The genuine tragic hero sacrifices himself and all that is his for the universal, his deed and every emotion with him belong to the universal, he is revealed, and in this self-revelation he is the beloved son of ethics. This does not fit the case of Abraham: he does nothing for the universal, and he is concealed.

Now we reach the paradox. Either the individual as the individual is able to stand in an absolute relation to the absolute (and then the ethical is not the highest) / or Abraham is lost — he is neither a tragic hero, nor an aesthetic hero. Here again it may seem as if the paradox were the easiest and most convenient thing of all. However, I must repeat that he who counts himself convinced of this is not a knight of faith, for distress and anguish are the only legitimations that can be thought of, and they cannot be thought in general terms, for with that the paradox is annulled.

Abraham keeps silent — but he cannot speak. Therein lies the distress and anguish. For if I when I speak am unable to make myself intelligible, then I am not speaking — even though I were to talk uninterruptedly day and night. Such is the case with Abraham. He is able to utter everything, but one thing he cannot say, i.e. say it in such a way that another understands it, and so he is not speaking. The relief of speech is that it translates me into the universal. Now Abraham is able to say the most beautiful things any language can express about how he loves Isaac. But it is not this he has at heart to say, it is the profounder thought that he would sacrifice him because it is a trial. This latter thought no one can understand, and hence everyone can only misunderstand the former. This distress the tragic hero does not know. He has first of all the comfort that every counter-argument has received due consideration, that he has been able to give to Clytemnestra, to Iphigenia, to Achilles, to the chorus, to every living being, to every voice from the heart of humanity, to every cunning, every alarming, every accusing, every compassionate thought, opportunity to stand up against him. He can be sure that everything that can be said against him has been said, unsparingly, mercilessly — and to strive against the whole world is a comfort, to strive with oneself is dreadful — he has no reason to fear that he has overlooked anything, so that afterwards he must cry out as did King Edward the Fourth at the news of the death of Clarence:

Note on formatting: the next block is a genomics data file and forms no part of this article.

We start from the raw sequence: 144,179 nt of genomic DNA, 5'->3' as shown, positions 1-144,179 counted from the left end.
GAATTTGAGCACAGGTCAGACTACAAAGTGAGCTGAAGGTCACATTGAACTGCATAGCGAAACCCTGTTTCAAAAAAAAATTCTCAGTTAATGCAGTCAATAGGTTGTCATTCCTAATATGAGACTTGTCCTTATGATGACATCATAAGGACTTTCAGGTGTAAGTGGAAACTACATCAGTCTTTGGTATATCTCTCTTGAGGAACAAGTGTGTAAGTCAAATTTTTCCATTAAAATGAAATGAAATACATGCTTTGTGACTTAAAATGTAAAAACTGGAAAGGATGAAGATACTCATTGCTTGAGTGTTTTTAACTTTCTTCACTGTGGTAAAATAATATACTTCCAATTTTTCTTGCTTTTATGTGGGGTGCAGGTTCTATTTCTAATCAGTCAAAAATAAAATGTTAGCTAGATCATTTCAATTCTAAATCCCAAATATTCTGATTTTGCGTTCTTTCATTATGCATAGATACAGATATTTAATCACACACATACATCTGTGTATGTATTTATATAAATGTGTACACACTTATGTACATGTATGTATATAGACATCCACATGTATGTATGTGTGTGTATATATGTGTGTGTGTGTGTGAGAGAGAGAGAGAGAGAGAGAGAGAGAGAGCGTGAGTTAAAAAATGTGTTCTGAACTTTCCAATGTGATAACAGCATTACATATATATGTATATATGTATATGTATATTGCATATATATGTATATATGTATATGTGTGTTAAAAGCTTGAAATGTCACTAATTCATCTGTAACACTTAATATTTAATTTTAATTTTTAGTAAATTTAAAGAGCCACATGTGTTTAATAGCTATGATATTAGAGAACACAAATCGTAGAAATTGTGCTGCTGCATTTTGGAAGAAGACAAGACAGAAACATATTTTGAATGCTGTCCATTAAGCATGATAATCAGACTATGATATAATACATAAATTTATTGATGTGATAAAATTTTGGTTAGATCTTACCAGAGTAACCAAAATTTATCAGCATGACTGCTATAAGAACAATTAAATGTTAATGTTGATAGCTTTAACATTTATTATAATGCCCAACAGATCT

Who su’d to me for him? who, in my wrath,
Kneel’d at my feet and bade me advised?
Who spoke of brotherhood? who spoke of love?

The tragic hero does not know the terrible responsibility of solitude. In the next place he has the comfort that he can weep and lament with Clytemnestra and Iphigenia — and tears and cries are assuaging, but unutterable sighs are torture. Agamemnon can quickly collect his soul into the certainty that he will act, and then he still has time to comfort and exhort. This Abraham is unable to do. When his heart is moved, when his words would contain a blessed comfort for the whole world, he does not dare to offer comfort, for would not Sarah, would not Eleazar, would not Isaac say, “Why wilt thou do it? Thou canst refrain”? And if in his distress he would give vent to his feelings and would embrace all his dear ones, this might perhaps bring about the dreadful consequence that Sarah; that Eleazar, that Isaac would be offended in him and would believe he was a hypocrite. He is unable to speak, he speaks no human language. Though he himself understood all the tongues of the world, though his loved ones also understood them, he nevertheless cannot speak — he speaks a divine language… he “speaks with tongues.” This distress I can well understand, I can admire Abraham, I am not afraid that anyone might be tempted light-heartedly to be the individual, but I admit also that I have not the courage for it, and that I renounce gladly any prospect of getting further — if only it were possible that in any way, however late, I might get so far. Every instant Abraham is able to break off, he can repent the whole thing as a temptation, then he can speak, then all could understand him — but then he is no longer Abraham.